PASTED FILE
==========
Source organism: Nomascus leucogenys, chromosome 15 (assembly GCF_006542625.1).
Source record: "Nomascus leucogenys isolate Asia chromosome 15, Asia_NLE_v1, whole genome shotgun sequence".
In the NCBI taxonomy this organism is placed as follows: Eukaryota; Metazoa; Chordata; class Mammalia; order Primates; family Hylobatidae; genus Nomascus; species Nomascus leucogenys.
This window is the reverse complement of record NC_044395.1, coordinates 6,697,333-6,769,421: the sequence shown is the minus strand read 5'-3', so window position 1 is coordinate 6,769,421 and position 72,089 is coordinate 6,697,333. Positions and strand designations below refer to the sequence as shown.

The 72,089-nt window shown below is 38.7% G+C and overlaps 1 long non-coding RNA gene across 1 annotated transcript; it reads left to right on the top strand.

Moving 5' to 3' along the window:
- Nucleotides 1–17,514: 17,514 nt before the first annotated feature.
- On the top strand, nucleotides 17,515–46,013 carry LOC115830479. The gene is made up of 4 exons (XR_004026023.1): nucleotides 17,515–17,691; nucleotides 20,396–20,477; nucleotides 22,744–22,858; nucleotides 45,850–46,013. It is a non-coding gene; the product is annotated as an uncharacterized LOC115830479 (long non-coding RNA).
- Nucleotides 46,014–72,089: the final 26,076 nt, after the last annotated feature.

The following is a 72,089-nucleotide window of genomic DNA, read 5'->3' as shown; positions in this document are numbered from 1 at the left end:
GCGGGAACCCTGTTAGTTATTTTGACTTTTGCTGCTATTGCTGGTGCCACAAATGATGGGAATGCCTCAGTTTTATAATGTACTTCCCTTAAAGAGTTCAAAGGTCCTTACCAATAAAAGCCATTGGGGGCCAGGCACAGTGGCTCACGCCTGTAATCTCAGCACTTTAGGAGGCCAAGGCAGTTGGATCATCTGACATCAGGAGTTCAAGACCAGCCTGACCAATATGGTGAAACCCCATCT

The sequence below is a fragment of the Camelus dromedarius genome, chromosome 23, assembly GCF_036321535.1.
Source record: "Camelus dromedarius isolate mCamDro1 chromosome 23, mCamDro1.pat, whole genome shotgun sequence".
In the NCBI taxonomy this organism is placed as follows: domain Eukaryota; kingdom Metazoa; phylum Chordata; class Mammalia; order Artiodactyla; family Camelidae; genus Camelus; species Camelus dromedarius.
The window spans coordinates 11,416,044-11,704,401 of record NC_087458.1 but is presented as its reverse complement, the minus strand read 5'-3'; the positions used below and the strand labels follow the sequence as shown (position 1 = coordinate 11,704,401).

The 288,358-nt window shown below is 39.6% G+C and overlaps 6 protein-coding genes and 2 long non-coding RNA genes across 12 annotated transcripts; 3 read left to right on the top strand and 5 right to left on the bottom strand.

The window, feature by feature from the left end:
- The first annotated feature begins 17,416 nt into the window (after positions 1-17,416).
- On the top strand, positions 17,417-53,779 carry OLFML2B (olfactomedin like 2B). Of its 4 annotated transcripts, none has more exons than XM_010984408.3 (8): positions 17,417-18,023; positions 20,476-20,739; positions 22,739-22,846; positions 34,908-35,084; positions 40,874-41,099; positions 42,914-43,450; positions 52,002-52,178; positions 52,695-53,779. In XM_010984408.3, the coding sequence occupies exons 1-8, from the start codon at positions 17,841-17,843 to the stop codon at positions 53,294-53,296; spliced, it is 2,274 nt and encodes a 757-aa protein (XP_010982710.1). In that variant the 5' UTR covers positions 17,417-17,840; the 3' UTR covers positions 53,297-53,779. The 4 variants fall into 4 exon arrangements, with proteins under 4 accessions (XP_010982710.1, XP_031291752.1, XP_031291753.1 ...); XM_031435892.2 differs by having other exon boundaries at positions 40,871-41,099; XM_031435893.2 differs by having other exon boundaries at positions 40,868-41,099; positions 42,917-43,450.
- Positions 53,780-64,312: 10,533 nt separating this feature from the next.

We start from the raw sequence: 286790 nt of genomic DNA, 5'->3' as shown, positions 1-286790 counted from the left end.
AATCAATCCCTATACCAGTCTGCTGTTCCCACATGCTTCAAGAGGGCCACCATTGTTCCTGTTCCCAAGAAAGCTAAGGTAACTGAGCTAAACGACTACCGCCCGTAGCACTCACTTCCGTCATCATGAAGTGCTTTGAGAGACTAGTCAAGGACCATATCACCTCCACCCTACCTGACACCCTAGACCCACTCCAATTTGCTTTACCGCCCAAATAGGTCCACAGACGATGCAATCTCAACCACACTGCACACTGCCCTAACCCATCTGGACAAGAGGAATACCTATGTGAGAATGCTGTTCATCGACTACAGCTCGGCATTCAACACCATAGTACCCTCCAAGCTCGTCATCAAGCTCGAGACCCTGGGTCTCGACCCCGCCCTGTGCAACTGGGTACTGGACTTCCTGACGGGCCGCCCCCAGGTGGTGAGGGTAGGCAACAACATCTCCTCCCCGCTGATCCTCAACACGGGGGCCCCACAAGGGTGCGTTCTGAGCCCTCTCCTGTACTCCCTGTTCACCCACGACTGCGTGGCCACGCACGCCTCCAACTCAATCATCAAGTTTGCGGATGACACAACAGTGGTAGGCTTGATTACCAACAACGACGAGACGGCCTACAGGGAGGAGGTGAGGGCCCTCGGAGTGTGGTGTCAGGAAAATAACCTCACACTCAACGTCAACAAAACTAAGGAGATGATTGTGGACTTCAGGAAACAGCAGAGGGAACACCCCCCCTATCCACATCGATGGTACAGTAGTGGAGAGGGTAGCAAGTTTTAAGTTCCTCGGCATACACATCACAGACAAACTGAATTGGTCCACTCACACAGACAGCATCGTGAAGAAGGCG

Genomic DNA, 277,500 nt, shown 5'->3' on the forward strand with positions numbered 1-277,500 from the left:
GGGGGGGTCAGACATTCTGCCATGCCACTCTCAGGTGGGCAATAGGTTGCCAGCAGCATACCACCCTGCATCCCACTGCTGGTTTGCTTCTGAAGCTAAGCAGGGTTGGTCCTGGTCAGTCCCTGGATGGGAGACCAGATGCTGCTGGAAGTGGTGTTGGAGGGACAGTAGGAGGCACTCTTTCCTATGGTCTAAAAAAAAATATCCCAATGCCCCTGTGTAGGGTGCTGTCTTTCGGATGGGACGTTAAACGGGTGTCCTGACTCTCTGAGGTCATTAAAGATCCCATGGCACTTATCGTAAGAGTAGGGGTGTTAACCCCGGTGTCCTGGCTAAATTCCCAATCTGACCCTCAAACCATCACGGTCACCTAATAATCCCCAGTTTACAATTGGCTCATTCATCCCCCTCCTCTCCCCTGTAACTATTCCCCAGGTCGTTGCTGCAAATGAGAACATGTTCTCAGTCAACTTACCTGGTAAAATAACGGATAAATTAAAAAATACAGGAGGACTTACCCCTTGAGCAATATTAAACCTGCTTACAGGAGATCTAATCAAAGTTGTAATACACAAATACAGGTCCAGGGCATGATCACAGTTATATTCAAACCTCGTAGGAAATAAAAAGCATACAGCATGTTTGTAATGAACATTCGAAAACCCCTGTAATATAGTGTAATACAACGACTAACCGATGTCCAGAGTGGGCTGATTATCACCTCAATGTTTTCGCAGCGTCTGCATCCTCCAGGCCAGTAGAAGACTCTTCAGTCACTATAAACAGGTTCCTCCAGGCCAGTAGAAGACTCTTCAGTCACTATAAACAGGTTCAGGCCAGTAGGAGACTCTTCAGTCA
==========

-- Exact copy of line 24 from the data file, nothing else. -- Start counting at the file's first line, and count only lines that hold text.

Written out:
GGGGGGGTCAGACATTCTGCCATGCCACTCTCAGGTGGGCAATAGGTTGCCAGCAGCATACCACCCTGCATCCCACTGCTGGTTTGCTTCTGAAGCTAAGCAGGGTTGGTCCTGGTCAGTCCCTGGATGGGAGACCAGATGCTGCTGGAAGTGGTGTTGGAGGGACAGTAGGAGGCACTCTTTCCTATGGTCTAAAAAAAAATATCCCAATGCCCCTGTGTAGGGTGCTGTCTTTCGGATGGGACGTTAAACGGGTGTCCTGACTCTCTGAGGTCATTAAAGATCCCATGGCACTTATCGTAAGAGTAGGGGTGTTAACCCCGGTGTCCTGGCTAAATTCCCAATCTGACCCTCAAACCATCACGGTCACCTAATAATCCCCAGTTTACAATTGGCTCATTCATCCCCCTCCTCTCCCCTGTAACTATTCCCCAGGTCGTTGCTGCAAATGAGAACATGTTCTCAGTCAACTTACCTGGTAAAATAACGGATAAATTAAAAAATACAGGAGGACTTACCCCTTGAGCAATATTAAACCTGCTTACAGGAGATCTAATCAAAGTTGTAATACACAAATACAGGTCCAGGGCATGATCACAGTTATATTCAAACCTCGTAGGAAATAAAAAGCATACAGCATGTTTGTAATGAACATTCGAAAACCCCTGTAATATAGTGTAATACAACGACTAACCGATGTCCAGAGTGGGCTGATTATCACCTCAATGTTTTCGCAGCGTCTGCATCCTCCAGGCCAGTAGAAGACTCTTCAGTCACTATAAACAGGTTCCTCCAGGCCAGTAGAAGACTCTTCAGTCACTATAAACAGGTTCAGGCCAGTAGGAGACTCTTCAGTCA